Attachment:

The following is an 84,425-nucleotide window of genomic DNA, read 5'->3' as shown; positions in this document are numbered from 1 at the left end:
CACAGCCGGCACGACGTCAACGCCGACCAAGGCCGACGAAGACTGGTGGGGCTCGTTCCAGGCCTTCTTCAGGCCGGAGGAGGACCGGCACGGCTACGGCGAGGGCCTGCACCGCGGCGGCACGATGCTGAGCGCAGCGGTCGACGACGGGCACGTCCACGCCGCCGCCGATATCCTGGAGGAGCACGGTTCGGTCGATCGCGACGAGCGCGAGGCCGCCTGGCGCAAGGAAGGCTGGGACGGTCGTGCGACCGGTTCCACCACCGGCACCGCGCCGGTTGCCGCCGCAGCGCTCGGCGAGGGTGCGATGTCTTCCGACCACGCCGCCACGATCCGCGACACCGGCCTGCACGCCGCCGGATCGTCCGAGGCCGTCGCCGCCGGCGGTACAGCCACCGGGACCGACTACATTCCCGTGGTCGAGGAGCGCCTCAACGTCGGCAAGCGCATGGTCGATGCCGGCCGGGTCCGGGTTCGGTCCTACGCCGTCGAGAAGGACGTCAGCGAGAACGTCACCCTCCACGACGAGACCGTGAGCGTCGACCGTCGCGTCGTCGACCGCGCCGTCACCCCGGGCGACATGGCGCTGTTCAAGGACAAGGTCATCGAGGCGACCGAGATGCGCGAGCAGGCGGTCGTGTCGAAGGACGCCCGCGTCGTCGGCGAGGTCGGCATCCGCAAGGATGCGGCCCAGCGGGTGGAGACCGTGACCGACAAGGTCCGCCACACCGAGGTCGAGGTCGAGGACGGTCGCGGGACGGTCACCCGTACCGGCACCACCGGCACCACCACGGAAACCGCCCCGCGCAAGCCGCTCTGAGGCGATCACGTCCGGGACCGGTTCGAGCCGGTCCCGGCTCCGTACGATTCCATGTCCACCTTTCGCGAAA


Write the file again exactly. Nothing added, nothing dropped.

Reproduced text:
The following is an 84,425-nucleotide window of genomic DNA, read 5'->3' as shown; positions in this document are numbered from 1 at the left end:
CACAGCCGGCACGACGTCAACGCCGACCAAGGCCGACGAAGACTGGTGGGGCTCGTTCCAGGCCTTCTTCAGGCCGGAGGAGGACCGGCACGGCTACGGCGAGGGCCTGCACCGCGGCGGCACGATGCTGAGCGCAGCGGTCGACGACGGGCACGTCCACGCCGCCGCCGATATCCTGGAGGAGCACGGTTCGGTCGATCGCGACGAGCGCGAGGCCGCCTGGCGCAAGGAAGGCTGGGACGGTCGTGCGACCGGTTCCACCACCGGCACCGCGCCGGTTGCCGCCGCAGCGCTCGGCGAGGGTGCGATGTCTTCCGACCACGCCGCCACGATCCGCGACACCGGCCTGCACGCCGCCGGATCGTCCGAGGCCGTCGCCGCCGGCGGTACAGCCACCGGGACCGACTACATTCCCGTGGTCGAGGAGCGCCTCAACGTCGGCAAGCGCATGGTCGATGCCGGCCGGGTCCGGGTTCGGTCCTACGCCGTCGAGAAGGACGTCAGCGAGAACGTCACCCTCCACGACGAGACCGTGAGCGTCGACCGTCGCGTCGTCGACCGCGCCGTCACCCCGGGCGACATGGCGCTGTTCAAGGACAAGGTCATCGAGGCGACCGAGATGCGCGAGCAGGCGGTCGTGTCGAAGGACGCCCGCGTCGTCGGCGAGGTCGGCATCCGCAAGGATGCGGCCCAGCGGGTGGAGACCGTGACCGACAAGGTCCGCCACACCGAGGTCGAGGTCGAGGACGGTCGCGGGACGGTCACCCGTACCGGCACCACCGGCACCACCACGGAAACCGCCCCGCGCAAGCCGCTCTGAGGCGATCACGTCCGGGACCGGTTCGAGCCGGTCCCGGCTCCGTACGATTCCATGTCCACCTTTCGCGAAA